The giantess answers again. She seems not to recognise Jack, and it’s true that he’s no longer dressed in the cheap lounge lizard outfit – the tight pants and synthetic shirt he boosted at the mall. He’s all Marc Jacobs now. He has a shockingly expensive haircut.
But still. Does the giantess really believe a different, better dressed boy has appeared at her door, one with the same sly grin and the same dark-gold hair, however improved the cut?

I must also mention the illustrations before I move on, which are wonderful. Using only black and white artist Yuko Shimizu creates wonderful gothic images of depth which have you noticing more and more. The book itself is designed to be a work of art. The hardback edition also has a wonderful embossed cover with swans on, which you might not get on the paperback and certainly can’t get on the Kindle edition, coughs. Each story is given its own illustration to accentuate the world of the tale that Cunningham has created. It’s beautiful.

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To show I don’t have completely rose tinted glasses on this collection just because I love a good fairytale and a good reworking of one, I have to admit there were a couple of stories that didn’t quite do it for me like the others. Both Little Man and A Monkey’s Paw were two which I felt didn’t quite work either in there more modern reincarnations or in sync with the rest of the collection despite their best efforts. Little Man, a reworking of Rumplestiltskin, is a clever account of the rarity of a single man who would like a child of his own and can’t really go about that by normal means, it just felt slightly long and the ending (which you will all know) didn’t quite work in its modern confines – it felt a bit wedged in. A Monkey’s Paw was good but as it isn’t based on a fairytale it felt a bit out of place in the collection though it has a wonderful take on both grief and what it is to be very different from what people call the norm. Eight out of ten isn’t bad though which is, funnily enough what I would give this collection should I still give ratings on here.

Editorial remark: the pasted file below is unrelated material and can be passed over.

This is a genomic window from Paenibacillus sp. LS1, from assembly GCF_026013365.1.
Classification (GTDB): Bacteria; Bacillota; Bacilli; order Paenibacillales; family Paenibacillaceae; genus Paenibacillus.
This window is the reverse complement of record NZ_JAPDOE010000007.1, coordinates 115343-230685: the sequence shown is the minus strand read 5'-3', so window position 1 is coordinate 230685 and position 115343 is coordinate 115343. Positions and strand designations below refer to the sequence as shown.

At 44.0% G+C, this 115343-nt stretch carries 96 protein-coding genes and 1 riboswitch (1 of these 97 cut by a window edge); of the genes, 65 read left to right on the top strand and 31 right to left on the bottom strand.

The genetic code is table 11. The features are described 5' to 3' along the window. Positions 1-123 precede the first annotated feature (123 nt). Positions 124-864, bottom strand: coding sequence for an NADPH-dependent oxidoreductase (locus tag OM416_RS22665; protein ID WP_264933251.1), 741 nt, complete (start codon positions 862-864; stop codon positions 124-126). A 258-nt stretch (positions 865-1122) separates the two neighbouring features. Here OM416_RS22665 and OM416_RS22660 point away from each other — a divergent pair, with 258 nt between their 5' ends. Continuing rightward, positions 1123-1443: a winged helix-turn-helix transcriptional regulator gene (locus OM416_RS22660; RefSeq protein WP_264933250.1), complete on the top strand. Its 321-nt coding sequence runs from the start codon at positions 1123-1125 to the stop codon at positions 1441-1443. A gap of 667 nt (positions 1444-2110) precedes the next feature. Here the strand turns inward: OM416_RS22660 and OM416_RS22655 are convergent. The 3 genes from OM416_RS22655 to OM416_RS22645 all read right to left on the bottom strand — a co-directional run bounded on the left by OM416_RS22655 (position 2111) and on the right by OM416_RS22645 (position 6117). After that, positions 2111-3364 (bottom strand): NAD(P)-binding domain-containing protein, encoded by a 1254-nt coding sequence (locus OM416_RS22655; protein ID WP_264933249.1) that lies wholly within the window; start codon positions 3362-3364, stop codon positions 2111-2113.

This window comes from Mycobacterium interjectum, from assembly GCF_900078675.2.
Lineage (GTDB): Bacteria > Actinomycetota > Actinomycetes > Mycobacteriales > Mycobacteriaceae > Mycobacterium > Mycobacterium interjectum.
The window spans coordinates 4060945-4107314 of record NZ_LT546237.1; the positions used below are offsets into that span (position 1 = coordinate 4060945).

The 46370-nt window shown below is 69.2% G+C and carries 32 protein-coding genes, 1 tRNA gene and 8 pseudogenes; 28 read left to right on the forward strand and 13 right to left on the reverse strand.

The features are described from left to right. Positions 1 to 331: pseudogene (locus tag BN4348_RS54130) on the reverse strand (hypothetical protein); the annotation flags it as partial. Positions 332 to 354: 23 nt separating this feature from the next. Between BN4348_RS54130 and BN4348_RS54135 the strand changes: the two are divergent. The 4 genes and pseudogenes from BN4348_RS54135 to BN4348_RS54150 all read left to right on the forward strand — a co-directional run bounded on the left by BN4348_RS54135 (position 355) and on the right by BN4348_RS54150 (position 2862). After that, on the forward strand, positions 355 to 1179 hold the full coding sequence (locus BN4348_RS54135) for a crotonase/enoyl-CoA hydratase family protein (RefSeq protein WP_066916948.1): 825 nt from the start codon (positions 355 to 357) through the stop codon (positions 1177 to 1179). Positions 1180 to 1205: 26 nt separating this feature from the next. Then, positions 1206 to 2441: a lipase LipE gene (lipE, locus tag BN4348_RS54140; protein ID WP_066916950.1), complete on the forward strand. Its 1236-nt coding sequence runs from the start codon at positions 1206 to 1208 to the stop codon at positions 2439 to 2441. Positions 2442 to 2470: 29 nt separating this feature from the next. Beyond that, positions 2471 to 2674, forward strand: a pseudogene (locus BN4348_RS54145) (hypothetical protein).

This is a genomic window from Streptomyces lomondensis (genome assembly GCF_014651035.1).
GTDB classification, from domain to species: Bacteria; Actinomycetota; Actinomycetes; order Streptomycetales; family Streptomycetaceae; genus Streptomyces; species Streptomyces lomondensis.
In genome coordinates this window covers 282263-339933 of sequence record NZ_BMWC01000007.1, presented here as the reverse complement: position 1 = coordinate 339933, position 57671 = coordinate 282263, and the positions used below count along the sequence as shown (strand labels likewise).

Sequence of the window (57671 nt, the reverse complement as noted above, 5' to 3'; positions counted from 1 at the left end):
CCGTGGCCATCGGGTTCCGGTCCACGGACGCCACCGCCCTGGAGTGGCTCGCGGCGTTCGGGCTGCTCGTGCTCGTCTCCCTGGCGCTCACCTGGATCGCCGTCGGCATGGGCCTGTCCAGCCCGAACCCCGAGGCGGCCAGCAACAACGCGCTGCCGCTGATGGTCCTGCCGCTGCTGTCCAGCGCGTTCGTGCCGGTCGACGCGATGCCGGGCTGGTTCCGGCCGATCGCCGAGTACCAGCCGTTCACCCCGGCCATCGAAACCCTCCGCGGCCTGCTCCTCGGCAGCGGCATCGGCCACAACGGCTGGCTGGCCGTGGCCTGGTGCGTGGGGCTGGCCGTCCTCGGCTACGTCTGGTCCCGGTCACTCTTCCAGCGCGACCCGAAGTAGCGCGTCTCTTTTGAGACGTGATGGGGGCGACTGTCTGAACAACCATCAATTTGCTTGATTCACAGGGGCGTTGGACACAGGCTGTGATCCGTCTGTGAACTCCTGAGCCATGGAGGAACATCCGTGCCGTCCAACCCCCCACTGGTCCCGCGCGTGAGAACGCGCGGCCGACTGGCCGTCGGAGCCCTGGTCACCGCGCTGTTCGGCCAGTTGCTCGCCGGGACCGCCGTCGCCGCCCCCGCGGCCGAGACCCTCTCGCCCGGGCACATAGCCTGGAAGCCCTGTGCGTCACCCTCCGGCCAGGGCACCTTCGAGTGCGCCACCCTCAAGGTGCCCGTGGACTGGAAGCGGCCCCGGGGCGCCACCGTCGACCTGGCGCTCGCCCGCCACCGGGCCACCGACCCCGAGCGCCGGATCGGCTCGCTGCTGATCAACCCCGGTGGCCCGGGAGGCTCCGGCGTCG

Overall A Wild Swan and Other Tales excels and I think the best examples of those moments are with my two personal favourites Crazy Old Lady and Poisoned. Crazy Old Lady looks at what it is that would make a women go slightly crazy and leave New York to go and build a house made of candy in the woods before two children (who you might have heard of) come calling and do the unthinkable. Poisoned looks at what happens between Snow White and her handsome prince after the wedding, when it soon turns out that he might have a slightly disturbing kink. These two tales have the whole essence of what the originals did, the brutal, the gothic, the sinister and the sexual and who can argue with those traits.